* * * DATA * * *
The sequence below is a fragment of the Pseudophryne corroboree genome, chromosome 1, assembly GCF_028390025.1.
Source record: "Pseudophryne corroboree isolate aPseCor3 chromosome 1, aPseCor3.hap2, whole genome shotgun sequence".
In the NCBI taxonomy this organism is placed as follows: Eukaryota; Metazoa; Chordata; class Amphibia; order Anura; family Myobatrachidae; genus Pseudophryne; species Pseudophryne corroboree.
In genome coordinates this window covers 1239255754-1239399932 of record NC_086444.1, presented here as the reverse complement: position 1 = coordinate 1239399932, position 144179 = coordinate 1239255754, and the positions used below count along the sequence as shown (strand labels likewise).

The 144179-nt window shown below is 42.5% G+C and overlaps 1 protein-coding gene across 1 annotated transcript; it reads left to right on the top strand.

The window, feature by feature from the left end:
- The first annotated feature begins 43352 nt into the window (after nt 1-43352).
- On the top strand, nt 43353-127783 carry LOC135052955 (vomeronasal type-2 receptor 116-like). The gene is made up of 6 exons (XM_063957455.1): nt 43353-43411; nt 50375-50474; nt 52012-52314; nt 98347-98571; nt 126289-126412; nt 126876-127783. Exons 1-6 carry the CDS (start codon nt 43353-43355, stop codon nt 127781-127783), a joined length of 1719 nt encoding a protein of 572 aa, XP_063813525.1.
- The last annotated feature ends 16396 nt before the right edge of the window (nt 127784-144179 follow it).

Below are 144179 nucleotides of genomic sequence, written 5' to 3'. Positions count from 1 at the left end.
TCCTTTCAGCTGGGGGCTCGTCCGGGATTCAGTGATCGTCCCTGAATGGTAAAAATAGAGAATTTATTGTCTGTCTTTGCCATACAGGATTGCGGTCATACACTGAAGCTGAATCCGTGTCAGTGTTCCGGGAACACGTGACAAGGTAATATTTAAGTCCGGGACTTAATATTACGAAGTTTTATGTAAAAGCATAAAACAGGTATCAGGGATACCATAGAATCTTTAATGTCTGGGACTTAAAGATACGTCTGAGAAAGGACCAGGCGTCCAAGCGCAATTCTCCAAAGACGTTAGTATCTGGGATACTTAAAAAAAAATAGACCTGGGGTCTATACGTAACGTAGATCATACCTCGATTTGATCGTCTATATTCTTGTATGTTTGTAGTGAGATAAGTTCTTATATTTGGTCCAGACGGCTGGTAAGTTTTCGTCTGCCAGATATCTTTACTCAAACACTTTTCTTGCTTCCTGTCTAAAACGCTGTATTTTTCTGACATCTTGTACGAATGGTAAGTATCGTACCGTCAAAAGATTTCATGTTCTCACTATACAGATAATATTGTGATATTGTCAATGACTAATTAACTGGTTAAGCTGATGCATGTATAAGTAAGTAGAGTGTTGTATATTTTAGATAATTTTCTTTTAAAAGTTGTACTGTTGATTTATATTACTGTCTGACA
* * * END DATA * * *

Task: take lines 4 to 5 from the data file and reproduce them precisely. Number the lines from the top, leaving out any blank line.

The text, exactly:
In genome coordinates this window covers 1239255754-1239399932 of record NC_086444.1, presented here as the reverse complement: position 1 = coordinate 1239399932, position 144179 = coordinate 1239255754, and the positions used below count along the sequence as shown (strand labels likewise).

The 144179-nt window shown below is 42.5% G+C and overlaps 1 protein-coding gene across 1 annotated transcript; it reads left to right on the top strand.